". . . It was the little girl's father, not God, who did these horrible things to her, so why is it belief in God that is targeted in the response?" (147). This line, taken from Dunning's The Bookman's Promise, introduces Hasker's sixth chapter: "Why Is Life So Hard?"
Indeed, Hasker targets perhaps the most difficult question for people to answer in trying to figure out God and evil - why is it that bad things happen. . .especially when they happen to *good* people? Again, the task of this book is to determine a way forward in understanding the relationship between God and evil from the perspective of free-will theism. In doing this, Hasker once again review the problems of compatibilism, in that it leads to the notion that God is entirely happy with the world as it is. . ."there is no single fact he would wish to alter in any respect" (151, emphasis in original). Thus, it is important to follow Hasker to reach the following: "I conclude then that a libertarian view of free will is essential for any adequate solution of the problem of moral evil" (152). This, of course, entails a clear picture of moral responsibility (which is rather weak in determinism), but is also left open to positive value in the notion of free will.
Hasker evaluates 'The Structure of the Human World,' which sets forth four fundamental precepts before he structures his free-will theodicy (cf. 157-159). His 'Free-Will Theodicy' is thus presented:
1) The world contains persons who are intelligent and free, living in communities within which they are responsible to and for one another (162).
2) The human world so constituted offers great potential for good in the realization and fulfillment of the potential of human persons and the development of human culture. . .(162).
3) So far as we can see, no alternative world that does not share these general features could offer a potentially good comparable to that afforded by the actual world. . .(163).
4) Frequent and routine intervention by God to prevent the misuse of freedom by his creatures or to repair the harm done by this misuse would undermine the structure of human life and community intended in the plan of creation. . .(163).
5) In virtue of propositions 1-4, it is good that God has created a universe containing human society as described. . .(163).
After dealing briefly with a few objections and limitations, it appears that Hasker's construction stands as a valid and good argument in the nature of the discussion. Before moving to the next chapter, Hasker includes an appendix on Plantinga's Felix Culpa Theodicy (167-170).
Chapter Seven, entitled "Shouldn't God Be Doing More?," examines the angle of how the theodicy stands in light of the lack of divine activity among evil in the world. Hasker begins with a simple - yet brilliant - point, "On the contrary: the idea of a loving God was first elicited by what God was believed to have actually done, first in the history of the Hebrew people but especially in the life, death and resurrection of Jesus" (172). It would appear that sound Christian doctrine and theology has allowed this section of the discussion to be hijacked by those who run in the exact opposite direction.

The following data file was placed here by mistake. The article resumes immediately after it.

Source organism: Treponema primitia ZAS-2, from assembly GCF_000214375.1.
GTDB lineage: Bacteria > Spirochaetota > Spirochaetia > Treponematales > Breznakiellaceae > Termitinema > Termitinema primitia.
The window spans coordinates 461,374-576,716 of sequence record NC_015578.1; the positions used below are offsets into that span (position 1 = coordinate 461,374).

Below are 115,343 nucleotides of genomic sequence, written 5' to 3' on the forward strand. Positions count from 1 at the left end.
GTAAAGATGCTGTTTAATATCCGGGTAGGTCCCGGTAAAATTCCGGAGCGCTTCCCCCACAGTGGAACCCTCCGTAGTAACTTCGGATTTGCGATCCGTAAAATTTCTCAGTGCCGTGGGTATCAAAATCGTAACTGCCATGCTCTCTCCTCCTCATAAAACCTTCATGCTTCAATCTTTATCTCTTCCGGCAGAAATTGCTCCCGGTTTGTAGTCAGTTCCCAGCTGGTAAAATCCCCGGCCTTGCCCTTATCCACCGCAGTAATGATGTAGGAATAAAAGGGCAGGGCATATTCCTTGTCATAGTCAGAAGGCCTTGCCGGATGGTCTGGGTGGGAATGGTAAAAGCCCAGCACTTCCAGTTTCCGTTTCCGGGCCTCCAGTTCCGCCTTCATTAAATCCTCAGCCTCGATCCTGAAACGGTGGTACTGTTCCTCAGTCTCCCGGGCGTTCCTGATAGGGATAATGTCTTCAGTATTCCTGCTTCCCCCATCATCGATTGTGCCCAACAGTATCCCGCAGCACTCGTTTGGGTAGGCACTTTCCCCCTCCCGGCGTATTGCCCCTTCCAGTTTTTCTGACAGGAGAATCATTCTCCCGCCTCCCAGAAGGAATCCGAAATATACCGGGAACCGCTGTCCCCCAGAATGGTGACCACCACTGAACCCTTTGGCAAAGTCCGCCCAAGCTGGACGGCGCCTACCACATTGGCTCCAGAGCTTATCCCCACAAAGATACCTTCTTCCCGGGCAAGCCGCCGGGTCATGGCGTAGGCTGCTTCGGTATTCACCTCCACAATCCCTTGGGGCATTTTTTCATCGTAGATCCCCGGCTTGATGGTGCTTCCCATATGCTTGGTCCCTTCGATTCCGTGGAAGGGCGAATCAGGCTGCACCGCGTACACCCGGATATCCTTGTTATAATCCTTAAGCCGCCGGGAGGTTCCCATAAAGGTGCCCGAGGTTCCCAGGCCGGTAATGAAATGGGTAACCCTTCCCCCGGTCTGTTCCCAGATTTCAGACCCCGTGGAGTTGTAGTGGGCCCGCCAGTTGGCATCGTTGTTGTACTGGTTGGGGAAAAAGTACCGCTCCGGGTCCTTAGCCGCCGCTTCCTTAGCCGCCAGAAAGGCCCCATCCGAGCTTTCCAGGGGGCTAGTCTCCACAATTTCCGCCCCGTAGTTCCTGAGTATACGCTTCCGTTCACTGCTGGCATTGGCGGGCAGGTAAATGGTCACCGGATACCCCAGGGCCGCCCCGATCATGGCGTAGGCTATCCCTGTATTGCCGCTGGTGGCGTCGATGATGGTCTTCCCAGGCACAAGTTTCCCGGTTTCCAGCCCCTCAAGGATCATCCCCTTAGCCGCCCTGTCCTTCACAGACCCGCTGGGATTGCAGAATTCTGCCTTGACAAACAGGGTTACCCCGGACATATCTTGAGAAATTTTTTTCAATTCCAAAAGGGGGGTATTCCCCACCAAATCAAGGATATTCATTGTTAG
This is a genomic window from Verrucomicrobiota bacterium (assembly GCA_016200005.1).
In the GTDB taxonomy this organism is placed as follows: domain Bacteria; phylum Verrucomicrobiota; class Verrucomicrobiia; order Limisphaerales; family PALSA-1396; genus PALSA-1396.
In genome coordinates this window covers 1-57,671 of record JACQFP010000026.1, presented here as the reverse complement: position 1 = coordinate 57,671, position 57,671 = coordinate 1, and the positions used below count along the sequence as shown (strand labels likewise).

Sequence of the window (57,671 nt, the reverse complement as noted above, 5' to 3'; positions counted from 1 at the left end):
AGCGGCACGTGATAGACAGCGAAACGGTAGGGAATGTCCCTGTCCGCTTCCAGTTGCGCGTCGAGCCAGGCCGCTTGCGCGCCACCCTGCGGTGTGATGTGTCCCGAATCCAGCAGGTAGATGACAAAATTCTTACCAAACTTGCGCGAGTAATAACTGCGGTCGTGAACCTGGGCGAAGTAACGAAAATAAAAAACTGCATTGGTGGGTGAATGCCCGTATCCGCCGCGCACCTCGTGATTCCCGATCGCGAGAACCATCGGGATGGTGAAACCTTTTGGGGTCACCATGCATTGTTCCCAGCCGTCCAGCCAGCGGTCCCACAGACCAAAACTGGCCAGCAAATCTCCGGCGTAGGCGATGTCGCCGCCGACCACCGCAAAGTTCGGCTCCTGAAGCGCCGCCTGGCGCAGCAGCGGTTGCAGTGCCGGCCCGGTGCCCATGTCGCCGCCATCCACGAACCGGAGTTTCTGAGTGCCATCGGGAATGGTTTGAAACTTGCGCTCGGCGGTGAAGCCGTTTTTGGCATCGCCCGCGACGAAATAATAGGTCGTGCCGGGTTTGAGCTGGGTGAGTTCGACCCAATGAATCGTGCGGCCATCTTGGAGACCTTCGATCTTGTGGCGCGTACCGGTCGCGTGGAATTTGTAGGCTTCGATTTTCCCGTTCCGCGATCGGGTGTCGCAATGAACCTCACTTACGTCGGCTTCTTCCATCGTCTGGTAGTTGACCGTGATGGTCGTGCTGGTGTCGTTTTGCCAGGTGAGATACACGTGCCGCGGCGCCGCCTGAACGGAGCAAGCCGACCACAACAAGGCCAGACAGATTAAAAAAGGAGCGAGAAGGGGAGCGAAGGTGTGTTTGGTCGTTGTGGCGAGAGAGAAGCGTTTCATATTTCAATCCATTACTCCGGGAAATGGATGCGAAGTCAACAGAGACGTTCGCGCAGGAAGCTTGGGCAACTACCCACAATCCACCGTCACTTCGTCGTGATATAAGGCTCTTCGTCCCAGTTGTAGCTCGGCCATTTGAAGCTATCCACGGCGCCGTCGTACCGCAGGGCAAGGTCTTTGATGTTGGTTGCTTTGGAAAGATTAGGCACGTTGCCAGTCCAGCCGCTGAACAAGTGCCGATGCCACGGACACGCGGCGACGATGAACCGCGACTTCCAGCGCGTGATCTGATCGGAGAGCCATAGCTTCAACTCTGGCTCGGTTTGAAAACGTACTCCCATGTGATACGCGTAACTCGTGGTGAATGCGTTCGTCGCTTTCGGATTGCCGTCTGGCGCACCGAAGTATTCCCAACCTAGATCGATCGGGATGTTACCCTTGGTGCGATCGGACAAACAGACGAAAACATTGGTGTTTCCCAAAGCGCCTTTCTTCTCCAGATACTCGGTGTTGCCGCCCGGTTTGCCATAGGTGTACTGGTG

In this chapter, Hasker examines the problems given by Molinism and also Rowe's evidential argument from evil. On the latter, Rowe contends: gratuitous evil exists; God and gratuitous evil are incompatible; so God does not exist. But this logic clearly allows the inverse to be true: God exists, God and gratuitous evil are incompatible; so, evil does not exist (cf. 178). From here Hasker engages the arguments more fully than my review will allow me. He eventually reaches the problems with these answers on a pastoral level, "I believe, furthermore, that the detrimental effects of the belief that 'it is all for the best' do show up in practice" (193).
Chapter Eight finally reaches the climactic question of the book: "Can God Triumph over Evil?" To be quite honest, a reading of Hasker's study and coming to a fuller understanding of the infinite complexities of the world and evil (especially as it challenges the legitimacy of God as the ruler of the world) gave me the sense that it was all insurmountable. But such should not be seen as a tribute to the power of evil, but to the magnificence of Yhwh who defeats evil and establishes his kingdom. As Hasker states, "In view of the underlying state of spiritual alienation, the prevention of individual acts of injustice would be comparable to attempting to clear a swamp of mosquitoes using a fly swatter. Only a far more fundamental remedy has any prospect of success" (202).
Interacting with N. T. Wright's Evil and the Justice of God, and utilizing his own perspectives of open theism, Hasker asserts: "God, then, confronts a world in a state of extreme disorder" (207). A brief recount of the biblical story demonstrates just how this has been done, most climactically in the resurrection. But this decisive act serves as a prelude for the final defeat of evil which is assured. "Is this then the triumph of God over evil? It doesn't look that way. . .But apart from the details of the process, what would a triumph of God over evil look like?" (212-213).
To skip over a tremendous chapter: "It seems to me that the triumph of good over evil must mean at a minimum that evil is no longer able to oppose the good" (218, emphasis in original). Following this, Hasker engages Wright (and a bit of C. S. Lewis) in concluding that it is the role of Christians to play a part in the inauguration of the new kingdom by making forgiveness possible and living out the defeat of evil in the world today. "Evil may still exist in the sense of 'privation of the good,' in that there are persons made to love and enjoy God but who fail to do so. But these persons will have no active power against the good, whether physical or moral or emotional" (225).